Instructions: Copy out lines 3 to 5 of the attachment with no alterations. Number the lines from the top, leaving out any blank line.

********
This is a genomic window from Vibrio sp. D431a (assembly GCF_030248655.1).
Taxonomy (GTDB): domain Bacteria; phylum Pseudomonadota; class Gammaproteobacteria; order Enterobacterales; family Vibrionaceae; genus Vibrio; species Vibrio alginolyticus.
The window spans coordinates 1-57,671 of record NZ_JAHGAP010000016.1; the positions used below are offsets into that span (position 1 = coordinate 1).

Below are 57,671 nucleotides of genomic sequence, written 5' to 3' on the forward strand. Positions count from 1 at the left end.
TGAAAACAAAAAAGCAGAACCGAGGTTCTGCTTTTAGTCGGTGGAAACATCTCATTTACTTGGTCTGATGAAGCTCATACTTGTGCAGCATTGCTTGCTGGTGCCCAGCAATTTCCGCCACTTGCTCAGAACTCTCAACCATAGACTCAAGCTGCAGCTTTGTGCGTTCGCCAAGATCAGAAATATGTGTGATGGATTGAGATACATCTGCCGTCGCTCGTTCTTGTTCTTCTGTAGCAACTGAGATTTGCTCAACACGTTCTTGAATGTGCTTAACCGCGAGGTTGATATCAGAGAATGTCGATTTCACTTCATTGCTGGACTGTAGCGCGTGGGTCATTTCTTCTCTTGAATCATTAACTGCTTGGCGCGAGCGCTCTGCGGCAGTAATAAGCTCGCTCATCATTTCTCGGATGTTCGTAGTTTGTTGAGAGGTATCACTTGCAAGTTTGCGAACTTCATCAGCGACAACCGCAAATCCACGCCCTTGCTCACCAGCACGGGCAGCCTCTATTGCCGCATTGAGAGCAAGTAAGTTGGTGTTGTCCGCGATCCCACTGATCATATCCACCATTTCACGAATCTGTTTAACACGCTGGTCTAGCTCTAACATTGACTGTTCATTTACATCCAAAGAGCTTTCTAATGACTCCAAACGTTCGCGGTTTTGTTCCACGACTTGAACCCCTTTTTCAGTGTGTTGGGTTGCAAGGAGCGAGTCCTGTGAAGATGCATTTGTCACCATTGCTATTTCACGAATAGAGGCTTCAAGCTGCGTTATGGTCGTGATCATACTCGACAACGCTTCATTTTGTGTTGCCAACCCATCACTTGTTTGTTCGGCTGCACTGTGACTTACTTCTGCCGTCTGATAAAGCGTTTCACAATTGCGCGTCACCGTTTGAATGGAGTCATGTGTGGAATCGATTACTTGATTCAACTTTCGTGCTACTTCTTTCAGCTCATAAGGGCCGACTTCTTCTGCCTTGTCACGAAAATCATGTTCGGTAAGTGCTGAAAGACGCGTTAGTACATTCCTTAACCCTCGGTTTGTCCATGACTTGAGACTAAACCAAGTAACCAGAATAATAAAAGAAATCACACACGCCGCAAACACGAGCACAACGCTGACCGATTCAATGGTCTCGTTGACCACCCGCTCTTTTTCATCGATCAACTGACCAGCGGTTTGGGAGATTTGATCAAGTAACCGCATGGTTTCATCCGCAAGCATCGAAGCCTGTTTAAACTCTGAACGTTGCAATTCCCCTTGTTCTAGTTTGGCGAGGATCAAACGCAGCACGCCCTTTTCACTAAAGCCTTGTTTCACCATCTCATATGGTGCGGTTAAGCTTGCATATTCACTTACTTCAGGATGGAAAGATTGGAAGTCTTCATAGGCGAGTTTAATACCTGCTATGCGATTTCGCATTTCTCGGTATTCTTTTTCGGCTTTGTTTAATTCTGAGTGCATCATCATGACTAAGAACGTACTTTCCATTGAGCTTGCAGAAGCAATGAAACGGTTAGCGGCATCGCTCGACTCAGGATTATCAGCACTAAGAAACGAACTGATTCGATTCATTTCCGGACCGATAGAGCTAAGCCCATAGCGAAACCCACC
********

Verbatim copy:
The window spans coordinates 1-57,671 of record NZ_JAHGAP010000016.1; the positions used below are offsets into that span (position 1 = coordinate 1).

Below are 57,671 nucleotides of genomic sequence, written 5' to 3' on the forward strand. Positions count from 1 at the left end.
TGAAAACAAAAAAGCAGAACCGAGGTTCTGCTTTTAGTCGGTGGAAACATCTCATTTACTTGGTCTGATGAAGCTCATACTTGTGCAGCATTGCTTGCTGGTGCCCAGCAATTTCCGCCACTTGCTCAGAACTCTCAACCATAGACTCAAGCTGCAGCTTTGTGCGTTCGCCAAGATCAGAAATATGTGTGATGGATTGAGATACATCTGCCGTCGCTCGTTCTTGTTCTTCTGTAGCAACTGAGATTTGCTCAACACGTTCTTGAATGTGCTTAACCGCGAGGTTGATATCAGAGAATGTCGATTTCACTTCATTGCTGGACTGTAGCGCGTGGGTCATTTCTTCTCTTGAATCATTAACTGCTTGGCGCGAGCGCTCTGCGGCAGTAATAAGCTCGCTCATCATTTCTCGGATGTTCGTAGTTTGTTGAGAGGTATCACTTGCAAGTTTGCGAACTTCATCAGCGACAACCGCAAATCCACGCCCTTGCTCACCAGCACGGGCAGCCTCTATTGCCGCATTGAGAGCAAGTAAGTTGGTGTTGTCCGCGATCCCACTGATCATATCCACCATTTCACGAATCTGTTTAACACGCTGGTCTAGCTCTAACATTGACTGTTCATTTACATCCAAAGAGCTTTCTAATGACTCCAAACGTTCGCGGTTTTGTTCCACGACTTGAACCCCTTTTTCAGTGTGTTGGGTTGCAAGGAGCGAGTCCTGTGAAGATGCATTTGTCACCATTGCTATTTCACGAATAGAGGCTTCAAGCTGCGTTATGGTCGTGATCATACTCGACAACGCTTCATTTTGTGTTGCCAACCCATCACTTGTTTGTTCGGCTGCACTGTGACTTACTTCTGCCGTCTGATAAAGCGTTTCACAATTGCGCGTCACCGTTTGAATGGAGTCATGTGTGGAATCGATTACTTGATTCAACTTTCGTGCTACTTCTTTCAGCTCATAAGGGCCGACTTCTTCTGCCTTGTCACGAAAATCATGTTCGGTAAGTGCTGAAAGACGCGTTAGTACATTCCTTAACCCTCGGTTTGTCCATGACTTGAGACTAAACCAAGTAACCAGAATAATAAAAGAAATCACACACGCCGCAAACACGAGCACAACGCTGACCGATTCAATGGTCTCGTTGACCACCCGCTCTTTTTCATCGATCAACTGACCAGCGGTTTGGGAGATTTGATCAAGTAACCGCATGGTTTCATCCGCAAGCATCGAAGCCTGTTTAAACTCTGAACGTTGCAATTCCCCTTGTTCTAGTTTGGCGAGGATCAAACGCAGCACGCCCTTTTCACTAAAGCCTTGTTTCACCATCTCATATGGTGCGGTTAAGCTTGCATATTCACTTACTTCAGGATGGAAAGATTGGAAGTCTTCATAGGCGAGTTTAATACCTGCTATGCGATTTCGCATTTCTCGGTATTCTTTTTCGGCTTTGTTTAATTCTGAGTGCATCATCATGACTAAGAACGTACTTTCCATTGAGCTTGCAGAAGCAATGAAACGGTTAGCGGCATCGCTCGACTCAGGATTATCAGCACTAAGAAACGAACTGATTCGATTCATTTCCGGACCGATAGAGCTAAGCCCATAGCGAAACCCACC